In the last post I mentioned that when we have two different estimates, each with its own uncertainty range (note: I use the 95% confidence interval almost all the time, or to be precise the ±2σ range), the fact that their ranges overlap isn’t the proper statistical test for whether the estimates are significantly different. Somebody asked about that.
Just for a gut feeling: I know that when error ranges overlap, there are values that fall in the “plausible range” for both estimates, which suggests that the estimates may well be in agreement. But sometimes, those “plausible in both ranges” values are unlikely in both ranges. Unlikely isn’t so implausible, but unlikely for both is unlikely squared, and that’s too implausible to be plausible.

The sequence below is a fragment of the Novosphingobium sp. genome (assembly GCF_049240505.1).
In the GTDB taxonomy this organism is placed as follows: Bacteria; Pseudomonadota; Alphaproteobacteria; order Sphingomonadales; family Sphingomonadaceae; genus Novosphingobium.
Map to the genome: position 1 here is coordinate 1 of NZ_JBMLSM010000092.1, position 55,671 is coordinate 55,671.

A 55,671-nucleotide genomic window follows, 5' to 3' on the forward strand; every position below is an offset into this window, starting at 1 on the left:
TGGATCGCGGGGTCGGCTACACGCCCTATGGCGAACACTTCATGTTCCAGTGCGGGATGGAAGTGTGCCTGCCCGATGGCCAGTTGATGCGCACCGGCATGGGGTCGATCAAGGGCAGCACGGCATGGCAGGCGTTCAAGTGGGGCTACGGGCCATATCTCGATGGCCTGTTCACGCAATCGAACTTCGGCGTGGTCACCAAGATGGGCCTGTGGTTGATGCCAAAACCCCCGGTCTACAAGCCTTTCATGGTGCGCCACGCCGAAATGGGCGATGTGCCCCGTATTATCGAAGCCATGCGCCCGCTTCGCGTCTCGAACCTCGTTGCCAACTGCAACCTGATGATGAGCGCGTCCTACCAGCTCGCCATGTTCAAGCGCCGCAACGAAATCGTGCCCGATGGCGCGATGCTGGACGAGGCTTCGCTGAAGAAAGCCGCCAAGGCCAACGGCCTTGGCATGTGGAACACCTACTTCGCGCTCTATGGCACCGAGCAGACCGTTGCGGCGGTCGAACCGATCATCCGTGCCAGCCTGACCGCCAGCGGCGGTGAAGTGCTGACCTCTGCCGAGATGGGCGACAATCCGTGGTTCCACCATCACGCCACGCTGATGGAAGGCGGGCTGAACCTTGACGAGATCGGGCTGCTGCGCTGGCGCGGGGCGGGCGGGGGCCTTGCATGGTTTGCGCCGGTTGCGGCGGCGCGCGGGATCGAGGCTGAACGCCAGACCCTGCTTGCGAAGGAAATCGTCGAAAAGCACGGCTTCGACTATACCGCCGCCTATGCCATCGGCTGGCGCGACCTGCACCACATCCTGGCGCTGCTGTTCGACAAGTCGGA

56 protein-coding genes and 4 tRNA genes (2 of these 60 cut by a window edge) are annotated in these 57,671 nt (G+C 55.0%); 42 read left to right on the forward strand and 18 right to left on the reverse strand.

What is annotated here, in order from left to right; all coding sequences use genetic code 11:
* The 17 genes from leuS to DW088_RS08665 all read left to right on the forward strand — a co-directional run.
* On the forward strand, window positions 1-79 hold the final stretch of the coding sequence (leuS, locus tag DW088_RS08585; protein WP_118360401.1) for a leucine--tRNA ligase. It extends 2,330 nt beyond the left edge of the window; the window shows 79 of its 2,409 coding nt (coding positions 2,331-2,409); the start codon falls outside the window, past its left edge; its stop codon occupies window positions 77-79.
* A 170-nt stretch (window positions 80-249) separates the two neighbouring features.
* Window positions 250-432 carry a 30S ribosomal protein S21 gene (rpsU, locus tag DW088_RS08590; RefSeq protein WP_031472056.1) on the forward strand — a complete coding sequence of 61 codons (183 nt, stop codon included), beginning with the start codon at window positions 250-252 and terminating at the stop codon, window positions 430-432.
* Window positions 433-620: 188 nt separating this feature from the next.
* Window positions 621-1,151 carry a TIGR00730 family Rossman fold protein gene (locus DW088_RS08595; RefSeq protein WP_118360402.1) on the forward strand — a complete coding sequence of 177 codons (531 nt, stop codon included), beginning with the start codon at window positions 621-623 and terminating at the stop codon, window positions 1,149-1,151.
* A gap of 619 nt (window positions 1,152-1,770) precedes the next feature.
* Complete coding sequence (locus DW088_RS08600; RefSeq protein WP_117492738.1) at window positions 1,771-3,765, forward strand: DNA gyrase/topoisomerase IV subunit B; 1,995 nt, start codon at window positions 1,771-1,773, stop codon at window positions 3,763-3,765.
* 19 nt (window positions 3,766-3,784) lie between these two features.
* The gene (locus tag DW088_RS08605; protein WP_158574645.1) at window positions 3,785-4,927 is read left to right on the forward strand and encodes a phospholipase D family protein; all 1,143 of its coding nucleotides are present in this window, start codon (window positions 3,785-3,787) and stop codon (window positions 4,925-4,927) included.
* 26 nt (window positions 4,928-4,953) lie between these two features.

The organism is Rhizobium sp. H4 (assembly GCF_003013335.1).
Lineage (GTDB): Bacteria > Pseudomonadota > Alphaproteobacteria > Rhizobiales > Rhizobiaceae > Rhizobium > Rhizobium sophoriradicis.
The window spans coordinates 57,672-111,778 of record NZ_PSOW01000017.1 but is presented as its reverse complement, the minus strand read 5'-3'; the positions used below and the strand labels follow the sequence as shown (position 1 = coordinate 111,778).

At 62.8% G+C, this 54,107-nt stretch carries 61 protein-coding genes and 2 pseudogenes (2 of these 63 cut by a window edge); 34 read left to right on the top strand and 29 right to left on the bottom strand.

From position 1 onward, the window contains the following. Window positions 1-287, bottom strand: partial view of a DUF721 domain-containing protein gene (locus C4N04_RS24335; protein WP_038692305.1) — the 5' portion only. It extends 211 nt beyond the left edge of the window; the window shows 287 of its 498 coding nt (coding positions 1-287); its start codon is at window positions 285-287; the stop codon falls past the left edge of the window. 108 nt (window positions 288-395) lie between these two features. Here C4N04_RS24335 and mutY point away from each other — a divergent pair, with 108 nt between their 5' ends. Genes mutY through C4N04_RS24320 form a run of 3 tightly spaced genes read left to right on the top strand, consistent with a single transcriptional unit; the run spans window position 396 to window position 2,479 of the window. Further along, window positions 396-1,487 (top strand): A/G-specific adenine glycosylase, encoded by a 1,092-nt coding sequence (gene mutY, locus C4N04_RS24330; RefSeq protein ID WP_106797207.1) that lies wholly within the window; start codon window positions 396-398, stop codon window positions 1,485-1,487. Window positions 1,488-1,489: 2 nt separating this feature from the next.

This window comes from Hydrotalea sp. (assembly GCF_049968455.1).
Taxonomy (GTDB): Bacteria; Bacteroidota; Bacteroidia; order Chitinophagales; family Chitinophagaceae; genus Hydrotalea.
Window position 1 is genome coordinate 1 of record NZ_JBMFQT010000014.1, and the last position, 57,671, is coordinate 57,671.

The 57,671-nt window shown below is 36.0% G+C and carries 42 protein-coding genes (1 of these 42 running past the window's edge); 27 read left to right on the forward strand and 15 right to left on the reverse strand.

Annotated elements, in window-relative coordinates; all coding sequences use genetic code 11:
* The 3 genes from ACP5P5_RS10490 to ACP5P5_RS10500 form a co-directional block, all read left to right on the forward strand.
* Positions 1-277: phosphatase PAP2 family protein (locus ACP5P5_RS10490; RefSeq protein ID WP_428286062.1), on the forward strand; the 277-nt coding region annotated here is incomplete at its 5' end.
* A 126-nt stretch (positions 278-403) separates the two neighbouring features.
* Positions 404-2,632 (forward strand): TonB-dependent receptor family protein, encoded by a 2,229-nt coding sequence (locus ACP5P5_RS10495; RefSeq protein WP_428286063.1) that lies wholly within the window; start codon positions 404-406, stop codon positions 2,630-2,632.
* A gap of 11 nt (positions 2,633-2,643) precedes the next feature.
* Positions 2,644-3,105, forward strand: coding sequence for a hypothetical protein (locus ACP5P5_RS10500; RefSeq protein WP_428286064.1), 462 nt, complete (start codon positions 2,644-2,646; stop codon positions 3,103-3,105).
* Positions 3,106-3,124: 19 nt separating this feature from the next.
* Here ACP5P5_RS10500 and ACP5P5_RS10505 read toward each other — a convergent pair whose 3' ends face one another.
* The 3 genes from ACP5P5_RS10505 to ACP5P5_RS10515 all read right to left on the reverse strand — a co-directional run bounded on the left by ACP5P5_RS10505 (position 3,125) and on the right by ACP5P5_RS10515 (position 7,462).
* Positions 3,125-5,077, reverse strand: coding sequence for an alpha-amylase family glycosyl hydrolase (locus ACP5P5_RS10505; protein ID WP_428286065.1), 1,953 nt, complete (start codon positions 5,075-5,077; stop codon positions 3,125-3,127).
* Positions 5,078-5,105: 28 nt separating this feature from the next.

What follows is some of the math, and it’s really simple, really, but I know that turns off some readers. Others want it; feel free to skip it and enjoy the remainder of the day.